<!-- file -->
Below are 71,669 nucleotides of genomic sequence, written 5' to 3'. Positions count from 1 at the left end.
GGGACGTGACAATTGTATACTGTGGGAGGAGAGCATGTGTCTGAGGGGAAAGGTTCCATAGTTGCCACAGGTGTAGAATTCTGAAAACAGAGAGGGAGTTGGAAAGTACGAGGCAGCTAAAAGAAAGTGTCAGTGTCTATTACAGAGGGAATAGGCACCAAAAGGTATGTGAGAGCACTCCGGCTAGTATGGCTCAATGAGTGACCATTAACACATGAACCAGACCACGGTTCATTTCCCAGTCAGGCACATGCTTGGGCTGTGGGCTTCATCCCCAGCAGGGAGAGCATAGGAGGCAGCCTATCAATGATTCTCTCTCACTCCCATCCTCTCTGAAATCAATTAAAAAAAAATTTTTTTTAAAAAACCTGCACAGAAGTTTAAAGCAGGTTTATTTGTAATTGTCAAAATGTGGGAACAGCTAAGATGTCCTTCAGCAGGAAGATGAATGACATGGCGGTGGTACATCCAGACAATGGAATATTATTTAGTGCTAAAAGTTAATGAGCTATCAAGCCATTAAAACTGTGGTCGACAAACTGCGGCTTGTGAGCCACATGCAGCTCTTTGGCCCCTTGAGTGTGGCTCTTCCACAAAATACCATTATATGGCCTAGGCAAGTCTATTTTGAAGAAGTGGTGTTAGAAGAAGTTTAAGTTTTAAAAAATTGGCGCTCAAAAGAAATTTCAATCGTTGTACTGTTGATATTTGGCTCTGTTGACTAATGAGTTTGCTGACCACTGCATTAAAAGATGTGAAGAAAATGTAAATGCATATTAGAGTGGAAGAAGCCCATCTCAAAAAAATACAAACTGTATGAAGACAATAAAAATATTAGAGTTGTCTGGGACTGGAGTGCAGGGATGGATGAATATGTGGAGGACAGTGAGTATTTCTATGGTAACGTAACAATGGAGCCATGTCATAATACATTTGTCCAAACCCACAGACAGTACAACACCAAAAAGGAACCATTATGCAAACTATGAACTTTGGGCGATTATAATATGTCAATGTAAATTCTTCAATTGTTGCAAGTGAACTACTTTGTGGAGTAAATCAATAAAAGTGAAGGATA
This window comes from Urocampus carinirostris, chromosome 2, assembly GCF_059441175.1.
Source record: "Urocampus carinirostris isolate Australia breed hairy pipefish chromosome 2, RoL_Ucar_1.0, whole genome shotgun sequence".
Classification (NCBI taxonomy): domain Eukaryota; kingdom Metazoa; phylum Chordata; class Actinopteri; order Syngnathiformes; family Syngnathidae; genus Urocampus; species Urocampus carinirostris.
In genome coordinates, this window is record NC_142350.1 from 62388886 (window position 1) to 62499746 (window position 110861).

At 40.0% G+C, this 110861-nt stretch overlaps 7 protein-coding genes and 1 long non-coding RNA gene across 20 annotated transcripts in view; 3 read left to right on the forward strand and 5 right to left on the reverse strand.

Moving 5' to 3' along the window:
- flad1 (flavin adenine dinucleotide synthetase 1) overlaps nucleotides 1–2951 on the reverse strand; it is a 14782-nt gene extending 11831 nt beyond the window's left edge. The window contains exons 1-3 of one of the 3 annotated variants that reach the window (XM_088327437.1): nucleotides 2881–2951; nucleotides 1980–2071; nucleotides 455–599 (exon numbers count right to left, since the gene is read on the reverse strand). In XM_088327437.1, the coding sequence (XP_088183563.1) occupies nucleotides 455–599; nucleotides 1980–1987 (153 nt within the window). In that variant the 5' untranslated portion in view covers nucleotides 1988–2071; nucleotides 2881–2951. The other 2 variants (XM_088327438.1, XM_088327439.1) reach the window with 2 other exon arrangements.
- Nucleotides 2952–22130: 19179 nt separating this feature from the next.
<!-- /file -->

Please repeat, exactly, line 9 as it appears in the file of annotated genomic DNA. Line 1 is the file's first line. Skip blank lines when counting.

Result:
- flad1 (flavin adenine dinucleotide synthetase 1) overlaps nucleotides 1–2951 on the reverse strand; it is a 14782-nt gene extending 11831 nt beyond the window's left edge. The window contains exons 1-3 of one of the 3 annotated variants that reach the window (XM_088327437.1): nucleotides 2881–2951; nucleotides 1980–2071; nucleotides 455–599 (exon numbers count right to left, since the gene is read on the reverse strand). In XM_088327437.1, the coding sequence (XP_088183563.1) occupies nucleotides 455–599; nucleotides 1980–1987 (153 nt within the window). In that variant the 5' untranslated portion in view covers nucleotides 1988–2071; nucleotides 2881–2951. The other 2 variants (XM_088327438.1, XM_088327439.1) reach the window with 2 other exon arrangements.